Reading this review with a Cream song in the background makes an experience.

TypicalTeaDrunk

great tasting notes!. Loved this tea too. only wish I had more!

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93

A very interesting tea that was a gift from a friend. The dry leaf smells of strong herbaceous grape leaf, fresh rain fallen forest floor, white grapes, clay, and milk thistle. A medley of unique scents. I warmed my gaiwan and placed some inside. The scent opens to slight menthol, malt honey, hot hay, and dark cherry. I washed the leaves once and prepared for brewing. The taste is of pure earth. I don’t mean soil or wet clay, I mean Earth. The naturalistic taste begins with oak, maple wood, and autumn leaf pile. A soft tone of supple soil rises up with a cool sweet sap pushing out of it. The cooling sensation envelops the mouth and moves down the throat. A long lasting sweet honey tone rises from the back of the throat and lingers on the tongue. The background consists of blood red roses. This tea reminds me of early morning autumn hikes in the woods by my house. This is a fantastic nostalgia tea. The tea lasts steep after steep and ends with sweet harsh tangs that nip at the tongue. A very good tea.

https://www.instagram.com/p/BC5gOFQTGTR/?taken-by=haveteawilltravel&hl=en

Flavors: Autumn Leaf Pile, Cherry, Clay, Dry Grass, Eucalyptus, Forest Floor, Honey, Malt, Maple, Menthol, Oak, Petrichor, Wet Moss, White Grapes

Preparation
Boiling 0 min, 15 sec 5 g 3 OZ / 100 ML
huealex

hotmail.com entrar

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85
drank BaDa 2013 by pu-erh.sk
526 tasting notes

I don’t see much fresh BaDa, so I was excited to try this one out. The leaf is quite compressed and gives off a heavy bitter scent with some thick floral background. The hefty chunk is stone fruity and bright. I warmed up my gaiwan and placed a chunk inside. The tea is oddly fragrant, haha. The leaf opens up some and gives potent scents of peach and apricot alike gummy candy. The fruit aroma grows fat after washing and continues to explore the tea room while brewing. The taste begins bitey and fresh with lemon grass notes. A slight peppercorn taste peeks through the bright sunshineyness. The huigan builds hard and thick in the back of the throat with a sweet tang. The energy is very good and percolates my vessels. However, the tea is quite basic. The tones continue to be soft and slowly moving, but I sensed no extreme bitter, sweet, or unique tastes. The sheng is nice and grassy and becomes dry over time. This raw stuff is quite basic, but the qi is something nice. A nice bright summer energy. I enjoyed the tea, but I don’t think i’ll get a cake.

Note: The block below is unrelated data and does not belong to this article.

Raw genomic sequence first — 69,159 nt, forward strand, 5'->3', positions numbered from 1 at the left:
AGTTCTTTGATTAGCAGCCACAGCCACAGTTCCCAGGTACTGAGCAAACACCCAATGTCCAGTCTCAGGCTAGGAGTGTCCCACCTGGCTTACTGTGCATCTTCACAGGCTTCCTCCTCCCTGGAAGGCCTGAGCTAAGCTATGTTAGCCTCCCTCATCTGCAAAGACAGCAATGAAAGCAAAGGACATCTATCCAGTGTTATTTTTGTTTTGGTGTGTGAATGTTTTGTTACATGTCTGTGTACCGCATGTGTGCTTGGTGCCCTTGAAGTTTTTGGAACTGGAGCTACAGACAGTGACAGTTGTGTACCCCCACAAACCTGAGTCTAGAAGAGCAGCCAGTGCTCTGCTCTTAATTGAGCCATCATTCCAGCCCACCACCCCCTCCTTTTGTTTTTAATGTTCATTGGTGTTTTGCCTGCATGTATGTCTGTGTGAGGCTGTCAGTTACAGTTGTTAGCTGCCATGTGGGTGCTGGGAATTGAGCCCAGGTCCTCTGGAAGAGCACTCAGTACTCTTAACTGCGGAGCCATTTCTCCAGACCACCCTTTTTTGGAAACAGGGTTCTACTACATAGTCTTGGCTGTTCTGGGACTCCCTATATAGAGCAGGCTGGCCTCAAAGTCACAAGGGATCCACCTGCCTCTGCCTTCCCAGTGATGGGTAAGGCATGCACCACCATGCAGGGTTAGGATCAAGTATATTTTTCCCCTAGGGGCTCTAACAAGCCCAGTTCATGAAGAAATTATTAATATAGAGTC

https://www.instagram.com/p/BIAseP2gx0h/?taken-by=haveteawilltravel&hl=en

Flavors: Apricot, Bitter, Candy, Freshly Cut Grass, Grass, Peach, Pepper

Preparation
Boiling 0 min, 15 sec 7 g 3 OZ / 100 ML

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Bio

Young and experienced Tea consumer. I’m continuously learning and developing knowledge about tea. If I have learned anything at all from the world of tea it is that I do not know anything about the world of tea. I enjoy good tea, and I try to acquire the best of the best. I usually brew gongfu but I’ve been known from time to time to resort back to western brewing.

I have an Instagram (haveteawilltravel), and I am proud of my photographs. I use my pictures in my reviews,and I hope that they aid in portraying the beauty of tea and teaware.

https://www.instagram.com/haveteawilltravel/?hl=en

Tea Rating System:
I rate my teas based on the category they fall into (Puer, Red, Oolong, Darjeeing, Flushes, Yancha… etc.)
This means that I will rate a Oolong based on how it stands up as a quality Oolong. I try not to compare teas, rather I work to evaluate them on their craftsmanship, harvest, processing, and qi.

I am most strict with Shou and Sheng Puerh, only because of the vast expanse of various experiences, such as; region, vintage, production, processing, etc.